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Risk Models Predict Carotid Endarterectomy Complications

All models are only moderately successful, suggesting further research is required

MONDAY, April 24 (HealthDay News) -- Researchers have identified two risk models that are best at predicting the broad range of complications that can occur following carotid endartarectomy, according to a report in the April 24 issue of the Archives of Internal Medicine.

Ethan A. Halm, M.D., M.P.H., from Mount Sinai School of Medicine in New York City, and colleagues conducted a multi-center observational cohort study of complications occurring within 30 days of carotid endartarectomy (CEA) as recorded in patient medical records from 1998. Regression analysis was used to determine the predictive value of multiple risk models including the Revised Cardiac Risk (RCR) Index and the CEA-specific Halm score.

Overall, 3.2 percent of patients died or had a stroke, 4 percent had cardiac complications, 3.2 percent had noncardiac complications, about 7 percent had minor neurologic complications and 6 percent had wound complications, the investigators found. While all standard cardiac risk models predicted cardiac complications equally well, the RCR was better at predicting a broad range of medical and surgical complications and the Halm score was best at predicting all around performance.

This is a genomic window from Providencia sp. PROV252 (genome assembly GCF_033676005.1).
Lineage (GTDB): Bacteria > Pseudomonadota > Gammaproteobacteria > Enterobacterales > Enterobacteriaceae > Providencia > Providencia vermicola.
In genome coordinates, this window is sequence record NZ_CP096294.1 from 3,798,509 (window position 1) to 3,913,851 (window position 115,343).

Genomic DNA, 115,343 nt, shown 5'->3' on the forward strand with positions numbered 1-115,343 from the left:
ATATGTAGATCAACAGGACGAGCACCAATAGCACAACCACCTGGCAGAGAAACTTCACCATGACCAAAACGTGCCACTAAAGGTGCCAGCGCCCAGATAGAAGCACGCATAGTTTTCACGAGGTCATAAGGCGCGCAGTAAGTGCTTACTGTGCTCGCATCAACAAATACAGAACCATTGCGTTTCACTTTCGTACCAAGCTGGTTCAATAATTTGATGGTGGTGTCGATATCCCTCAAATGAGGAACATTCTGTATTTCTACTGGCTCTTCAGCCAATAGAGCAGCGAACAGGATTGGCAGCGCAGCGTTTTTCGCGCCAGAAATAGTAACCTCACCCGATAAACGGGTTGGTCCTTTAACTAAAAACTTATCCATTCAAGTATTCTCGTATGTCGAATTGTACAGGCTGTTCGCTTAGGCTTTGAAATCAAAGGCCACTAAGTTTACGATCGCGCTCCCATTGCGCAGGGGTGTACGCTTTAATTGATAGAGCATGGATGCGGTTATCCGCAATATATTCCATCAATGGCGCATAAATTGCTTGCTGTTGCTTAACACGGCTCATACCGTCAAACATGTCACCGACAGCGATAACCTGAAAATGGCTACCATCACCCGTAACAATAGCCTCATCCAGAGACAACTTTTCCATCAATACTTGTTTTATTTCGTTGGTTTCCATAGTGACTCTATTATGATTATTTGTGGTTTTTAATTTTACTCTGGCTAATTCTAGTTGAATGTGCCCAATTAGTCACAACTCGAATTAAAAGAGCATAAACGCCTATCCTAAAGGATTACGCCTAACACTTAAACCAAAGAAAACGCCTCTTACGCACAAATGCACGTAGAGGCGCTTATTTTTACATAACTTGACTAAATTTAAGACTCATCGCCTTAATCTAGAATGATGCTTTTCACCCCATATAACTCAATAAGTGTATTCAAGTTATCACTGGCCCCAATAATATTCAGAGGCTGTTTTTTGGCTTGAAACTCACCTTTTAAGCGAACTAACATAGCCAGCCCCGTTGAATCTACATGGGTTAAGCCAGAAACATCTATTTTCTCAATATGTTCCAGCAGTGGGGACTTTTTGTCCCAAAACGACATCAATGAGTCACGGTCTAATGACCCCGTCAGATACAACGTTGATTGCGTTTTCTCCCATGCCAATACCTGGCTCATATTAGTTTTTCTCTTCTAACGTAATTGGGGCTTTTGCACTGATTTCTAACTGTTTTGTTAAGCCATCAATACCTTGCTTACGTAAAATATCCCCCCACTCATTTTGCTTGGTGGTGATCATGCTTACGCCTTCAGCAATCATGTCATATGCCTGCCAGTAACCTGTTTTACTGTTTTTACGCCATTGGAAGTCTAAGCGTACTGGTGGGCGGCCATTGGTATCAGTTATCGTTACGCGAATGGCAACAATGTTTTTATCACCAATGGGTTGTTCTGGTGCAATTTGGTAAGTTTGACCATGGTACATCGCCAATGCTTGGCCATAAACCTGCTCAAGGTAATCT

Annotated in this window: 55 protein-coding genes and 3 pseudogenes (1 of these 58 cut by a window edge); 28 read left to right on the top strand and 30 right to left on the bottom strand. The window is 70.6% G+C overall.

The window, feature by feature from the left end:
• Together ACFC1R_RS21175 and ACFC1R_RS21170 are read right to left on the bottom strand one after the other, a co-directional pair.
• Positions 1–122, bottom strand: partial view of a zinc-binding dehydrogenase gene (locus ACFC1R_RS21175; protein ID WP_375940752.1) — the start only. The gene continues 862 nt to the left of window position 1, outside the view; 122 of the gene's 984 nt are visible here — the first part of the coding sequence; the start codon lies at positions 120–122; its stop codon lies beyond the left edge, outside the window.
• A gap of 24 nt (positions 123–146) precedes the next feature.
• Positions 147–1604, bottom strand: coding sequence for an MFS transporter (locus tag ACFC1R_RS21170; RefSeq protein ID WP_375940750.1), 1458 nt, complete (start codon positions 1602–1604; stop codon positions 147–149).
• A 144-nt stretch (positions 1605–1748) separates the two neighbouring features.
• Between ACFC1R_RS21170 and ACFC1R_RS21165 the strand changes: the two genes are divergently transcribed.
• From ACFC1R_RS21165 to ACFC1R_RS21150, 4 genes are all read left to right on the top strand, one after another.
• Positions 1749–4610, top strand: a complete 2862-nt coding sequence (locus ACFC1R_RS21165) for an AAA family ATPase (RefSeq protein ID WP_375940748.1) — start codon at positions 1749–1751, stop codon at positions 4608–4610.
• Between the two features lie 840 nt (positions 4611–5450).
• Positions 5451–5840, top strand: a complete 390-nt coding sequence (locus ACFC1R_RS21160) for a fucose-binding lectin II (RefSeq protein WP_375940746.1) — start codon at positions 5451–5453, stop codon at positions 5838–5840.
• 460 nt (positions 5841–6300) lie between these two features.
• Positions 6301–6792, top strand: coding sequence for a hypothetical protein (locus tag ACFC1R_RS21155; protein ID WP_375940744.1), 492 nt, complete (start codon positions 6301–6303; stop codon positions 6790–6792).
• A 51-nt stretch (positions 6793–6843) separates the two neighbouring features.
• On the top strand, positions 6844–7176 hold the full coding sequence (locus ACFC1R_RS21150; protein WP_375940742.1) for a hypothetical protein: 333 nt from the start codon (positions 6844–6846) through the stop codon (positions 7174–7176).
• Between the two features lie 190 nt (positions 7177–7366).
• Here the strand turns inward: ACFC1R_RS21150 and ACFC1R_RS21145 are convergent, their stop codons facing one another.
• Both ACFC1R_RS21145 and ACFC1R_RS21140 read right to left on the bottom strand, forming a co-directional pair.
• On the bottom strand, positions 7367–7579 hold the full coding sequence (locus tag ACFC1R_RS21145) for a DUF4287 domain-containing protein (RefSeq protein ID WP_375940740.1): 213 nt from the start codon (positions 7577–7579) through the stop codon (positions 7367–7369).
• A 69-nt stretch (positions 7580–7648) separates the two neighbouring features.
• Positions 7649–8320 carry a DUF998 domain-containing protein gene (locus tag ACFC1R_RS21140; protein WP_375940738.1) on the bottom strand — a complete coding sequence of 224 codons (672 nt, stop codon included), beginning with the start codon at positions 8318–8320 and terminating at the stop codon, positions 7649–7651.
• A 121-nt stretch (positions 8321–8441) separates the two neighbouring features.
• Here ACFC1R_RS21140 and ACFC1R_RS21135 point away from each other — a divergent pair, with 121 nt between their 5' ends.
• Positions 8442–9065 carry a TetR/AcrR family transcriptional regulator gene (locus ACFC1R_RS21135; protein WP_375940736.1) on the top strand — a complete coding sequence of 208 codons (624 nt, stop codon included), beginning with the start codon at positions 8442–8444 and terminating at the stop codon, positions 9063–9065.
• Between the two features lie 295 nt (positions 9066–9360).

"The modest performance of all the risk models indicates that further research is needed to develop more accurate tools to assess operative risk," the authors conclude.

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